The unstoppable rise of the Fourth Industrial Revolution

The unstoppable rise of the Fourth Industrial Revolution

It’s been two hundred years since the start of the Industrial Revolution where the mechanized manufacturing industry steamed through to bring about mass-produced goods to the market. And now, with 5G on the horizon, the industry will face its biggest and most widespread overhaul to date.

The fourth Industrial Revolution, often referred to as “Industry 4.0,” will usher in smart factories. In these futuristic factories, connected devices can sense their environments and interoperate with each other, all while making decentralized decisions.

Experts across the aisle foresee this transformation to rely on the capabilities of the next-generation 5G networks; this demands a fluid infrastructure to maintain. In parallel, the day-to-day consumer demands newer, better, and faster upgrades to keep up with the tide.

This demand breaths down the neck of manufacturers to not only innovate and create at a much faster rate, but have the ability to produce a higher standard of products at lower costs.

As the devices in tomorrow’s factories grow and become more sophisticated, manufacturers understand that they must be able to adapt the networks that connect them quickly, reconfiguring them at will.

According to a study by telecom equipment manufacturer called the 5G Business Potential, manufacturing is one of the most important sectors for innovation and the industry digitization of 5G technology. The expected market in 2026 will be USD 113 billion, meaning a 7 percent growth from current service revenue forecasts.

“Our fast and secure 5G connectivity enables the smart factory with agile operations and flexible production, utilizing industrial solutions such as automated warehouses, automated assembly, packing, product handling and autonomous carts,” says Erik Simonsson, Head of the Ericsson USA 5G Smart Factory.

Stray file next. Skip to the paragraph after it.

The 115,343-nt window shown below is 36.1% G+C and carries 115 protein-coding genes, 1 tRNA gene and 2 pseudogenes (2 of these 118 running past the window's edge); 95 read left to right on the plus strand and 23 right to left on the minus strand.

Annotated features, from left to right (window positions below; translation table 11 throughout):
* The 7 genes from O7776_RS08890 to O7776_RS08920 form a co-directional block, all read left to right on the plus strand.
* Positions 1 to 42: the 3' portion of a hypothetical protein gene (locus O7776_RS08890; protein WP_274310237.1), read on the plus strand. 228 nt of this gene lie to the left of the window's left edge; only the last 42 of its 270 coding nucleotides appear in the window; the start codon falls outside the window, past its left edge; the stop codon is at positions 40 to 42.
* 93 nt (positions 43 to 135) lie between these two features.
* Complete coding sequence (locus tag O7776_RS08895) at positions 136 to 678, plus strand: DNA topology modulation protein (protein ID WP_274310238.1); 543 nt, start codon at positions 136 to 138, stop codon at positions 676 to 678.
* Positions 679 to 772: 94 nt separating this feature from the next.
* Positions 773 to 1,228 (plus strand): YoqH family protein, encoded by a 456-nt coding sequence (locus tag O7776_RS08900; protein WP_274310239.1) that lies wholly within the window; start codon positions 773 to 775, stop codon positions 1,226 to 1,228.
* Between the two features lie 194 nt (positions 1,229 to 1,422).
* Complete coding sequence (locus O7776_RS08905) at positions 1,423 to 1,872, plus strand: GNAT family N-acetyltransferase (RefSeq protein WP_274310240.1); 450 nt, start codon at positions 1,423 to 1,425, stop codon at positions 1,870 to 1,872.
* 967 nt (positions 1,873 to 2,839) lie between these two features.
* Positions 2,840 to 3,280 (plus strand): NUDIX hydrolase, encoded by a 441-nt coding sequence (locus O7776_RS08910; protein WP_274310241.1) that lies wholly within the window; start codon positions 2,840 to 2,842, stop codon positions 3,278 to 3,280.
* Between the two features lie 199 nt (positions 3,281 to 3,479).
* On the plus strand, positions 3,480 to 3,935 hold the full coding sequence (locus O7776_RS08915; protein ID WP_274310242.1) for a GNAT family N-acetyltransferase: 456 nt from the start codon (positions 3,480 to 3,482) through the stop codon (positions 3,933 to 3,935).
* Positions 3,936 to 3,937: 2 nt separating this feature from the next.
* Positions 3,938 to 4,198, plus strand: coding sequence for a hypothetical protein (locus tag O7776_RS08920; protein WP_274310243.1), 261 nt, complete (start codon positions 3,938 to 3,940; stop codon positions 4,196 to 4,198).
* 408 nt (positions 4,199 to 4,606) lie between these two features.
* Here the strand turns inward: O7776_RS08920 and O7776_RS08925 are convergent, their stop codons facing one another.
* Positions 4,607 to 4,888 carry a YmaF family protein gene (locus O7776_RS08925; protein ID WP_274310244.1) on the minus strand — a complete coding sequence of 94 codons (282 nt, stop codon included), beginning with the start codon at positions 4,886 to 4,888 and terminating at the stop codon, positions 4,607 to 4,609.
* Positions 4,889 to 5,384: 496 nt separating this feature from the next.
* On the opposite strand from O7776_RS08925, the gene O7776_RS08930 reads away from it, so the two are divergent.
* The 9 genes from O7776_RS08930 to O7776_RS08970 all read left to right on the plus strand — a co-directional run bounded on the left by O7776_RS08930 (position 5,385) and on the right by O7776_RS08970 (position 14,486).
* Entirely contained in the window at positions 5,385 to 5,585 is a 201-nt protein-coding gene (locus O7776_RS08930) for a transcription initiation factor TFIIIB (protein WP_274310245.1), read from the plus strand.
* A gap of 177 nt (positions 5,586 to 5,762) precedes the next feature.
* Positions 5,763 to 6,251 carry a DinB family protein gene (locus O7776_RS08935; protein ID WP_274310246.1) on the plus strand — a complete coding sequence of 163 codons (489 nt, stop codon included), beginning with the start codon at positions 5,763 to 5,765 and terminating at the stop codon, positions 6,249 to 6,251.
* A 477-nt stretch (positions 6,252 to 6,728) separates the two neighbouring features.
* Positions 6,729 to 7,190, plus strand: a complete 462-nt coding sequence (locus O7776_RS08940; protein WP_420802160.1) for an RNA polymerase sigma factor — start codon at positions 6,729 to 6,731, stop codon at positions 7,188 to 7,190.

Even now, smart factories are starting to mushroom across the globe, the race to optimize production, improve quality, and react to new trends has already begun.

“Industry 4.0 brings together technology advances in the Internet of Things (IoT), artificial intelligence (AI), big data, cloud and edge computing to help manufacturers advance towards a higher degree of automation and apply digital functions to physical processes,” a recent report by the GSM Association (GSMA) stated.

The report also highlighted that connectivity is a key enabler of Industry 4.0.

There is a range of technology options available to manufacturers at present, but 5G is emerging as a key connectivity solution, particularly as many of its technical capabilities have been designed with Industry 4.0 applications in mind:

  • Ultra-reliable low latency communication is vital for real time communications between machines.
  • Greater bandwidth and support for higher device density enables use cases that generate more data traffic and host a greater number of devices/sensors.
  • Network slicing allows virtual separation of networks, enhancing security and reliability.
  • Mobile edge computing allows critical network functionality to be retained at the edge, further enhancing resilience and operational continuity.

“Manufacturers aim to monitor more and more elements of the production process and move towards greater automated production through the use of AI. So smart manufacturing is promoting an evolution of large-scale automation rather than a transformation of the factory floor,” GSMA’s study said.

Automated production lines

Communication delays on the factory floor can be catastrophic. Not only do they put a mediocre cap on productivity, but also add to the production cost by subsequently wasting energy and natural resources during assembly.